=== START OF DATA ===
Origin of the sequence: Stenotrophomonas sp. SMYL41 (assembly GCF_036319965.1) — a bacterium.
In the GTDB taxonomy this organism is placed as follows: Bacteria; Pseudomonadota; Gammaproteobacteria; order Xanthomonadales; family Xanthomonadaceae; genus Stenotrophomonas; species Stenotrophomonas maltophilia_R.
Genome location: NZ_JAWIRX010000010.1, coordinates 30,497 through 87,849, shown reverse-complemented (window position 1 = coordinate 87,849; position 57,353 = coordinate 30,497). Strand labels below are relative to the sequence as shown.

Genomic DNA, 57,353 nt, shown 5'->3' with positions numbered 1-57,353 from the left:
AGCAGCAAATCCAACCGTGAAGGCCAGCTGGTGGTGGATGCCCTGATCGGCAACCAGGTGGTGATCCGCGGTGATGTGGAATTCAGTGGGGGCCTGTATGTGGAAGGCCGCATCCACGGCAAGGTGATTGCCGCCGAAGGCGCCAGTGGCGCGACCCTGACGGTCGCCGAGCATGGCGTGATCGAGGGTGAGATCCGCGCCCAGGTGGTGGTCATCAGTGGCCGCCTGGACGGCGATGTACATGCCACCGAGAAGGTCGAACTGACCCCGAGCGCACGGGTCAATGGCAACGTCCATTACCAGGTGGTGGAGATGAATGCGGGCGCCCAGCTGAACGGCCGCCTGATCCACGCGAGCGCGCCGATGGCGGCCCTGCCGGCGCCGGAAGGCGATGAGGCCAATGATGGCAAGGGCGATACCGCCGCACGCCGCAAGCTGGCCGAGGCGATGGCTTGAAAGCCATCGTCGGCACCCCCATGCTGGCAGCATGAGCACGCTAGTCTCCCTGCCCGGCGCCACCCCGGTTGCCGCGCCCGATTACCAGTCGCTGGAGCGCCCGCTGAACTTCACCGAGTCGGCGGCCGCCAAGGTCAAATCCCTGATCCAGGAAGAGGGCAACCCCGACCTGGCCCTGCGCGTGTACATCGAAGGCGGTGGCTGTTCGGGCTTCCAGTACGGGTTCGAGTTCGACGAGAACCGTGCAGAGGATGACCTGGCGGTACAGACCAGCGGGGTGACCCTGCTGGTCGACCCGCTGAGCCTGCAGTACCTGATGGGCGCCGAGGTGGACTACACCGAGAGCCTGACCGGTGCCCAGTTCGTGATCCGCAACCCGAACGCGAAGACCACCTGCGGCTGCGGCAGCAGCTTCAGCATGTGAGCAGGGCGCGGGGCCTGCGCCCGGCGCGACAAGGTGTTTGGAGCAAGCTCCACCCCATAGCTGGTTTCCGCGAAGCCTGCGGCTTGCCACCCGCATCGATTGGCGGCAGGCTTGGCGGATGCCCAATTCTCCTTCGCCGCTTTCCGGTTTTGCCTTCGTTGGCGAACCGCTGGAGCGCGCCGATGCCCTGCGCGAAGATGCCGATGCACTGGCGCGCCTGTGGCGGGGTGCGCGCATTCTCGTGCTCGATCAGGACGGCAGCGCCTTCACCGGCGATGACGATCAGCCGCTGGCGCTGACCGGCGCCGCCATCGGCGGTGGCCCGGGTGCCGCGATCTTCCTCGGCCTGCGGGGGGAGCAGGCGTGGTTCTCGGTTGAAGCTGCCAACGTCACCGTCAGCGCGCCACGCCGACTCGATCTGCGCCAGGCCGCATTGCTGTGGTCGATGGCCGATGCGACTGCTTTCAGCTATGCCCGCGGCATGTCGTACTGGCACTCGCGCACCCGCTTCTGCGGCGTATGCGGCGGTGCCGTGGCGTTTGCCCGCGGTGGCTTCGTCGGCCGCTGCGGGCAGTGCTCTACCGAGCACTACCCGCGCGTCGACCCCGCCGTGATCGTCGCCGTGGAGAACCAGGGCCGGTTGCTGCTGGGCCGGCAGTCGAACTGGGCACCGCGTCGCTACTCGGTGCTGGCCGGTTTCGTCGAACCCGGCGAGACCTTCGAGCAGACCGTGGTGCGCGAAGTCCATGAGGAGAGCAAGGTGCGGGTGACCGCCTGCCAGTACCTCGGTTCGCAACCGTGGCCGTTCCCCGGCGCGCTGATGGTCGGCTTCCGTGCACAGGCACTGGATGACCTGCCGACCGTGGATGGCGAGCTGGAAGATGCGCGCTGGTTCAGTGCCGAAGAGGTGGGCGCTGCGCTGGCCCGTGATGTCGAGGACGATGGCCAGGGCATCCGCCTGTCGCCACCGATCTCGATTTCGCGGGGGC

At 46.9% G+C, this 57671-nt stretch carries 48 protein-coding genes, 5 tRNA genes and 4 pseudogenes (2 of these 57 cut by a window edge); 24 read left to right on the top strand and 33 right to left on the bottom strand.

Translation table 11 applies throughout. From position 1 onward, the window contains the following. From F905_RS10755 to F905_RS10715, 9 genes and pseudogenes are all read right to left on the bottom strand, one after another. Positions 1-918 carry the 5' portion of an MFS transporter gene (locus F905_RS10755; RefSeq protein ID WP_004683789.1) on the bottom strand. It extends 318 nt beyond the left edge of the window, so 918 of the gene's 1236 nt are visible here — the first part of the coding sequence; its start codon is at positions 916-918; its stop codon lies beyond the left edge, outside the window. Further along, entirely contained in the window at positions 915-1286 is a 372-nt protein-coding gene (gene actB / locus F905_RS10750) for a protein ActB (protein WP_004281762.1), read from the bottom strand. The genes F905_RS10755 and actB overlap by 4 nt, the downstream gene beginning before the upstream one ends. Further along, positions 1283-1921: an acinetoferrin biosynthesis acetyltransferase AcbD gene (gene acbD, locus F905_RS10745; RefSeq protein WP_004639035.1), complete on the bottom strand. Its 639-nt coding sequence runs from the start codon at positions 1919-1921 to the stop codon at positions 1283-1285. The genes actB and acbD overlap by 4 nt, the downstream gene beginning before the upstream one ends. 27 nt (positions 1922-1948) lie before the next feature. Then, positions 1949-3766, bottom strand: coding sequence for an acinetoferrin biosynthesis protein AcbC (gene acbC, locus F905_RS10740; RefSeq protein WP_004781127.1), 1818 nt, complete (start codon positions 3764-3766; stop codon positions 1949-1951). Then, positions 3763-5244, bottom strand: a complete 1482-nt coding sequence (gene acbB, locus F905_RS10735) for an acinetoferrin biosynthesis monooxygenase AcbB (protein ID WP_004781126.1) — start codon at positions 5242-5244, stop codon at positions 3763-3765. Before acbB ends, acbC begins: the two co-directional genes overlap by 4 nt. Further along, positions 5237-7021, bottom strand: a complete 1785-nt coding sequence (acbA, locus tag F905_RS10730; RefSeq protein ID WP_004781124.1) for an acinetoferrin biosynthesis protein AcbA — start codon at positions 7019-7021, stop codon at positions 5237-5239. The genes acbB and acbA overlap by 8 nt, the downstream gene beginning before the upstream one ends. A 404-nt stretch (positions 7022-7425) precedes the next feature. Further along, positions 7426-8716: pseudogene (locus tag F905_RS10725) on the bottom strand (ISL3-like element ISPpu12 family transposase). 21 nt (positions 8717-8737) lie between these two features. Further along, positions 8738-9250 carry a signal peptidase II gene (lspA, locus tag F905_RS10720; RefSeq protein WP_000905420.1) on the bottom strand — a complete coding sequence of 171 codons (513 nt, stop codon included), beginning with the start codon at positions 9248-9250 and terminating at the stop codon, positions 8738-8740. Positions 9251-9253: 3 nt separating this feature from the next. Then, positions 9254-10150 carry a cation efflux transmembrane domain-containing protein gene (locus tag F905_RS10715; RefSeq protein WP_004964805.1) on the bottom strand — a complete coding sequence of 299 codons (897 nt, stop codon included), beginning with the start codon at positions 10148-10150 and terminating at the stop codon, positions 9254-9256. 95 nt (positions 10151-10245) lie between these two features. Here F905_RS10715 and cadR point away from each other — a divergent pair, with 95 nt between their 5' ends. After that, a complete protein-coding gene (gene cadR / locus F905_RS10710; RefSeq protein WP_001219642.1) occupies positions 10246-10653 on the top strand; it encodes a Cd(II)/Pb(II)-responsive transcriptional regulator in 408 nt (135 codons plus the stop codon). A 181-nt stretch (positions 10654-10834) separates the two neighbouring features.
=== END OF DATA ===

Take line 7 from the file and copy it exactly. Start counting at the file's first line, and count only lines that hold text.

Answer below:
Translation table 11 applies throughout. From position 1 onward, the window contains the following. From F905_RS10755 to F905_RS10715, 9 genes and pseudogenes are all read right to left on the bottom strand, one after another. Positions 1-918 carry the 5' portion of an MFS transporter gene (locus F905_RS10755; RefSeq protein ID WP_004683789.1) on the bottom strand. It extends 318 nt beyond the left edge of the window, so 918 of the gene's 1236 nt are visible here — the first part of the coding sequence; its start codon is at positions 916-918; its stop codon lies beyond the left edge, outside the window. Further along, entirely contained in the window at positions 915-1286 is a 372-nt protein-coding gene (gene actB / locus F905_RS10750) for a protein ActB (protein WP_004281762.1), read from the bottom strand. The genes F905_RS10755 and actB overlap by 4 nt, the downstream gene beginning before the upstream one ends. Further along, positions 1283-1921: an acinetoferrin biosynthesis acetyltransferase AcbD gene (gene acbD, locus F905_RS10745; RefSeq protein WP_004639035.1), complete on the bottom strand. Its 639-nt coding sequence runs from the start codon at positions 1919-1921 to the stop codon at positions 1283-1285. The genes actB and acbD overlap by 4 nt, the downstream gene beginning before the upstream one ends. 27 nt (positions 1922-1948) lie before the next feature. Then, positions 1949-3766, bottom strand: coding sequence for an acinetoferrin biosynthesis protein AcbC (gene acbC, locus F905_RS10740; RefSeq protein WP_004781127.1), 1818 nt, complete (start codon positions 3764-3766; stop codon positions 1949-1951). Then, positions 3763-5244, bottom strand: a complete 1482-nt coding sequence (gene acbB, locus F905_RS10735) for an acinetoferrin biosynthesis monooxygenase AcbB (protein ID WP_004781126.1) — start codon at positions 5242-5244, stop codon at positions 3763-3765. Before acbB ends, acbC begins: the two co-directional genes overlap by 4 nt. Further along, positions 5237-7021, bottom strand: a complete 1785-nt coding sequence (acbA, locus tag F905_RS10730; RefSeq protein ID WP_004781124.1) for an acinetoferrin biosynthesis protein AcbA — start codon at positions 7019-7021, stop codon at positions 5237-5239. The genes acbB and acbA overlap by 8 nt, the downstream gene beginning before the upstream one ends. A 404-nt stretch (positions 7022-7425) precedes the next feature. Further along, positions 7426-8716: pseudogene (locus tag F905_RS10725) on the bottom strand (ISL3-like element ISPpu12 family transposase). 21 nt (positions 8717-8737) lie between these two features. Further along, positions 8738-9250 carry a signal peptidase II gene (lspA, locus tag F905_RS10720; RefSeq protein WP_000905420.1) on the bottom strand — a complete coding sequence of 171 codons (513 nt, stop codon included), beginning with the start codon at positions 9248-9250 and terminating at the stop codon, positions 8738-8740. Positions 9251-9253: 3 nt separating this feature from the next. Then, positions 9254-10150 carry a cation efflux transmembrane domain-containing protein gene (locus tag F905_RS10715; RefSeq protein WP_004964805.1) on the bottom strand — a complete coding sequence of 299 codons (897 nt, stop codon included), beginning with the start codon at positions 10148-10150 and terminating at the stop codon, positions 9254-9256. 95 nt (positions 10151-10245) lie between these two features. Here F905_RS10715 and cadR point away from each other — a divergent pair, with 95 nt between their 5' ends. After that, a complete protein-coding gene (gene cadR / locus F905_RS10710; RefSeq protein WP_001219642.1) occupies positions 10246-10653 on the top strand; it encodes a Cd(II)/Pb(II)-responsive transcriptional regulator in 408 nt (135 codons plus the stop codon). A 181-nt stretch (positions 10654-10834) separates the two neighbouring features.